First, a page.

Sunday, June 12, 2005

Travel Update Update

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For those who just have to know, the outward-bound leg of our tour has changed. We're not going through Cleveland (sorry Stacey). We're taking the Lake Express high-speed ferry across Lake Michigan (mega cool) and driving straight through to Toronto to visit my sister-in-law, Tuesday Wishes (So why isn't my wife Monday Requests or something?). Then off to Niagara Falls and down through upstate NY, possibly meeting up with Safranit and saving her from catatonia in the Catskills. Then down to NYC as before.

Don't worry, Stacey. We'll demolish Cleveland on the way back.

Friday, June 10, 2005


I think that Shavuot is probably my favorite holiday. Maybe it's the nice weather, or the long daylight hours. Or maybe it's because it's stress-free. I don't have to build a hut and eat with bees, or turn my entire house upside down and abuse my digestive system, or spend hours upon hours on my feet listening to opera. It's a time to spend with family and friends and eat yummy food (mmm....tilapia....). But perhaps it is this lack of specific character that makes the holiday somewhat underrated. Most people, even Jews, have never heard of it. Take this conversation I had with my partner today (we'll call him "Bob"):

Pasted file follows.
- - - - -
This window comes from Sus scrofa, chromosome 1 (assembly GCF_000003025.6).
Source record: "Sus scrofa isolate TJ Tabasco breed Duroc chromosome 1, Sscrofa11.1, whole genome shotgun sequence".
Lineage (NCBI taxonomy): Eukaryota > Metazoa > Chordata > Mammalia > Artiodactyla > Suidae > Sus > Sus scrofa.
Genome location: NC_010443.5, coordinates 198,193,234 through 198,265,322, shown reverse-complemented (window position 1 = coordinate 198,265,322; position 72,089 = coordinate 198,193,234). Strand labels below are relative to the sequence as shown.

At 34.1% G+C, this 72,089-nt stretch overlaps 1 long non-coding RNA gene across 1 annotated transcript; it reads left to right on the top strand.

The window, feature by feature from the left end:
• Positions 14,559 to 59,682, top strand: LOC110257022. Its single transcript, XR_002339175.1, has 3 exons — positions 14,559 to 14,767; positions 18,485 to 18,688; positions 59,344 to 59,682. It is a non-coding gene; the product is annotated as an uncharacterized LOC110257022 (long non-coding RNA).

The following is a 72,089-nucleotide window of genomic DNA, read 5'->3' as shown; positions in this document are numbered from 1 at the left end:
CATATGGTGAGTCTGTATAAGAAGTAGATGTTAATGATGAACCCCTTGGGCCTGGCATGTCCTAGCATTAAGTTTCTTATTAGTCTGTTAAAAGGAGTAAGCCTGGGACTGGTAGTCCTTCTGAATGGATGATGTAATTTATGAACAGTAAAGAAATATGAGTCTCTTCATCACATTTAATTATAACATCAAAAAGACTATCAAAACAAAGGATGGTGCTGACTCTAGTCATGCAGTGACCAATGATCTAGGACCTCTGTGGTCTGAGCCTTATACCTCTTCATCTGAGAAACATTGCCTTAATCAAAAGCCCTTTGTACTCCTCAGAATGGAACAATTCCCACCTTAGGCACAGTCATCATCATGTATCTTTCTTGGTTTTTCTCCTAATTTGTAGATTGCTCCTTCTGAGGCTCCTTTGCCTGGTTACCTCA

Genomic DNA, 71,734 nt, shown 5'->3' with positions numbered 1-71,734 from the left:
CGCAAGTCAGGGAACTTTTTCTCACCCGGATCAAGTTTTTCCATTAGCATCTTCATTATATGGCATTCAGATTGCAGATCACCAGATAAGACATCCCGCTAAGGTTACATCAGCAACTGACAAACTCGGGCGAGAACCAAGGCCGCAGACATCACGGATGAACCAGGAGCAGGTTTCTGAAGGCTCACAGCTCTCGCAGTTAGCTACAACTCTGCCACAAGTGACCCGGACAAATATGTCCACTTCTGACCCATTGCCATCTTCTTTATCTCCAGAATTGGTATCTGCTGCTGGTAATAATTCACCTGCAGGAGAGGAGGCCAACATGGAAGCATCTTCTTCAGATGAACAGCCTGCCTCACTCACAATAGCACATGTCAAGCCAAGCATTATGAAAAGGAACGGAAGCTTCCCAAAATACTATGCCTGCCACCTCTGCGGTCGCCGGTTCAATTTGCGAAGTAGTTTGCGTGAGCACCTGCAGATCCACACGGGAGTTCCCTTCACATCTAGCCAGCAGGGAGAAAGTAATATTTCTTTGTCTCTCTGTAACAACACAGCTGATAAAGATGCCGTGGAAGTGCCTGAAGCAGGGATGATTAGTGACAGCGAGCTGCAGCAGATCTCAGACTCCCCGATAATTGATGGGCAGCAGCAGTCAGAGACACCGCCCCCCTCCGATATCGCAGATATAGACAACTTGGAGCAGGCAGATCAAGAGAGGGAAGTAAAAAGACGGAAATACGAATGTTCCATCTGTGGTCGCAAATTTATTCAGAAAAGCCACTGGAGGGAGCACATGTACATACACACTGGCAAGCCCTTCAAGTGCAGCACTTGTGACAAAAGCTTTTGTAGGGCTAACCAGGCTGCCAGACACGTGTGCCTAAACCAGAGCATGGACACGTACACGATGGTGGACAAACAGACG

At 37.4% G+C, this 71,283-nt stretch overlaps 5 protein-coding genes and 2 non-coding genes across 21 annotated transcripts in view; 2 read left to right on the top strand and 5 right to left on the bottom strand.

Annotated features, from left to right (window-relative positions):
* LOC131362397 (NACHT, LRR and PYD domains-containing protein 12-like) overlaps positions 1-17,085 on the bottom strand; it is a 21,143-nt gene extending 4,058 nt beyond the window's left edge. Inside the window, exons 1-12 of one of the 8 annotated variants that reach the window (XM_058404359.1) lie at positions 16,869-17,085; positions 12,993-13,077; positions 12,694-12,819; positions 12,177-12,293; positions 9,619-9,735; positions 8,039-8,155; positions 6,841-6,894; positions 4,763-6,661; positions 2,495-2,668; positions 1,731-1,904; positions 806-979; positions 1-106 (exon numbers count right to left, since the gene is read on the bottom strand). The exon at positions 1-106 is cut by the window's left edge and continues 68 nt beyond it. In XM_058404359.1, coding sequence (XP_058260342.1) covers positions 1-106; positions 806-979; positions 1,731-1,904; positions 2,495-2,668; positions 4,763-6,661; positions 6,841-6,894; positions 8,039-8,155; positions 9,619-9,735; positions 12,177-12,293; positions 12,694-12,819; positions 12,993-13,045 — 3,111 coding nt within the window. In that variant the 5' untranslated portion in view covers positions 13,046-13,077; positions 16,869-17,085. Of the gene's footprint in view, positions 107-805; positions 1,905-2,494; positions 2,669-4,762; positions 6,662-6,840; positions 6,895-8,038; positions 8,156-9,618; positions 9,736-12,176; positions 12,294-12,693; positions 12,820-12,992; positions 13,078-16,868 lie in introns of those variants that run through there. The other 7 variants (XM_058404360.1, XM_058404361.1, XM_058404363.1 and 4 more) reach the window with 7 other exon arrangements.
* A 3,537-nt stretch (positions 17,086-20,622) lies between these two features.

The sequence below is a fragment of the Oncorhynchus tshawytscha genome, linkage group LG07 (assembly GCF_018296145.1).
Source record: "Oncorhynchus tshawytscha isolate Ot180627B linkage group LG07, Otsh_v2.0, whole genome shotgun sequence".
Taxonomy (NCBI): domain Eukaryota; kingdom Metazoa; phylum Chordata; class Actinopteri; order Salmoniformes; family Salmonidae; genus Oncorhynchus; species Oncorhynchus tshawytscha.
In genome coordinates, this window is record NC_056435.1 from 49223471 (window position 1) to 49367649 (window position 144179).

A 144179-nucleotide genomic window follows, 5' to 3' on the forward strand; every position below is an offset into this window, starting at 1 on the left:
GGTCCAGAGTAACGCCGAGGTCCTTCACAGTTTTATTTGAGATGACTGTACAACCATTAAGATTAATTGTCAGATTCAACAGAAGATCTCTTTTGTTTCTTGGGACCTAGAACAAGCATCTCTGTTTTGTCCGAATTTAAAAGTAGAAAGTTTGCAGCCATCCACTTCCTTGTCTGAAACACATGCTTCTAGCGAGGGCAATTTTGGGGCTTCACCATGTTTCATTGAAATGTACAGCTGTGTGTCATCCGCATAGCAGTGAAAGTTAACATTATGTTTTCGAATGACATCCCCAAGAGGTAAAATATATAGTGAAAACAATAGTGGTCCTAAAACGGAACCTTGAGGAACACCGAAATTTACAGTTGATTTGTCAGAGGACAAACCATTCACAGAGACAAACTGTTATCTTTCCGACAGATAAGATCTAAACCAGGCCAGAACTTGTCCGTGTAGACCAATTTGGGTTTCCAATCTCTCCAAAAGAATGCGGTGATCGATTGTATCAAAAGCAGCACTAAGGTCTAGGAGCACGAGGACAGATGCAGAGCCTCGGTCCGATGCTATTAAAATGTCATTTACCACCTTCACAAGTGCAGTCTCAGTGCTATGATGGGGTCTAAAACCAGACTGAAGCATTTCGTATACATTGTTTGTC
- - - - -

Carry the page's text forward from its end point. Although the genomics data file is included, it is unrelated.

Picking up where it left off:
PT: So, Bob, don't forget: you're covering me Monday and Tuesday.

Bob: Oh yeah, right, some holiday?

PT: No! I'm going scuba diving in the Cayman's!

Bob: (shoots me an incredulous look)

PT: OK, just kidding. Yeah, it's another Jewish holiday. Shavuot...you call it Pentecost.

Bob: Pentecost? That's a Catholic holiday!

PT: No, pretty sure we had it first. What's yours about?

Bob: Probably something about...Jesus...I think. Like he's rising or something...

PT: Is it about 50 days after Easter?

Bob: Yeah, I think so.

PT: Yup, you guys stole it from us, but we use it for something else. It's the commemeration of the giving of the Torah at Mount Sinai.

Bob: Mount Sinai? That hospital downtown?

PT: No, Bob, the mountain. In the Sinai.

Bob: Well, why did they name a Hospital after it?

PT: I dunno. Maybe 'cause they saw Moses coming down the mountain saying "Take these two tablets and call me in the morning."

Bob: ...really?

PT: No, Bob. Not really. Anyway that's what it's about. And it's only two days so you don't have to cover me for too long.

Bob: So do you have to do anything weird like on your other holidays?

PT: Not really. There's a custom not to eat meat, which is great because I love dairy. And there's a custom to stay up all night the first night studying the Torah.

Bob: Sounds brutal.